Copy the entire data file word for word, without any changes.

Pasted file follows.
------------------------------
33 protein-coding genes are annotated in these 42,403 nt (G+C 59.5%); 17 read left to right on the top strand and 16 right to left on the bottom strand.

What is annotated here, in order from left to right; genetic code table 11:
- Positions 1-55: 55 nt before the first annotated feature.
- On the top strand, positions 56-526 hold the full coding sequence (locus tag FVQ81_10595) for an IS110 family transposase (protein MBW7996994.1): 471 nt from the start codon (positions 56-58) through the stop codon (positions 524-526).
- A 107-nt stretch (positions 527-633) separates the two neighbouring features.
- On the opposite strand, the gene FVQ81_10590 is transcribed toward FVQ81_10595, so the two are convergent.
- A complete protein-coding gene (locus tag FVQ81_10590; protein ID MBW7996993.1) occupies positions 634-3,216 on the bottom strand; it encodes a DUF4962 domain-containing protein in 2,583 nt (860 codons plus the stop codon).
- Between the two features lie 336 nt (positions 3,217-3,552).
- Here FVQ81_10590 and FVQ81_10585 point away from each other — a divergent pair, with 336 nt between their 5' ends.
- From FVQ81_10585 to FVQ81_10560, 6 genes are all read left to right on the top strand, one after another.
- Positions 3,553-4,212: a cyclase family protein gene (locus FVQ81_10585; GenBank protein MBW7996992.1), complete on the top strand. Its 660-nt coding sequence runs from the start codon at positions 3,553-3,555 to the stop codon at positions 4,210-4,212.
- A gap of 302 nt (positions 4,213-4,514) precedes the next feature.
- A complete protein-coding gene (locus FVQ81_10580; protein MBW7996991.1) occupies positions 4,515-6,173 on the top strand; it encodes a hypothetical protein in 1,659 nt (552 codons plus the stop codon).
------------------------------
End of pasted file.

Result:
33 protein-coding genes are annotated in these 42,403 nt (G+C 59.5%); 17 read left to right on the top strand and 16 right to left on the bottom strand.

What is annotated here, in order from left to right; genetic code table 11:
- Positions 1-55: 55 nt before the first annotated feature.
- On the top strand, positions 56-526 hold the full coding sequence (locus tag FVQ81_10595) for an IS110 family transposase (protein MBW7996994.1): 471 nt from the start codon (positions 56-58) through the stop codon (positions 524-526).
- A 107-nt stretch (positions 527-633) separates the two neighbouring features.
- On the opposite strand, the gene FVQ81_10590 is transcribed toward FVQ81_10595, so the two are convergent.
- A complete protein-coding gene (locus tag FVQ81_10590; protein ID MBW7996993.1) occupies positions 634-3,216 on the bottom strand; it encodes a DUF4962 domain-containing protein in 2,583 nt (860 codons plus the stop codon).
- Between the two features lie 336 nt (positions 3,217-3,552).
- Here FVQ81_10590 and FVQ81_10585 point away from each other — a divergent pair, with 336 nt between their 5' ends.
- From FVQ81_10585 to FVQ81_10560, 6 genes are all read left to right on the top strand, one after another.
- Positions 3,553-4,212: a cyclase family protein gene (locus FVQ81_10585; GenBank protein MBW7996992.1), complete on the top strand. Its 660-nt coding sequence runs from the start codon at positions 3,553-3,555 to the stop codon at positions 4,210-4,212.
- A gap of 302 nt (positions 4,213-4,514) precedes the next feature.
- A complete protein-coding gene (locus FVQ81_10580; protein MBW7996991.1) occupies positions 4,515-6,173 on the top strand; it encodes a hypothetical protein in 1,659 nt (552 codons plus the stop codon).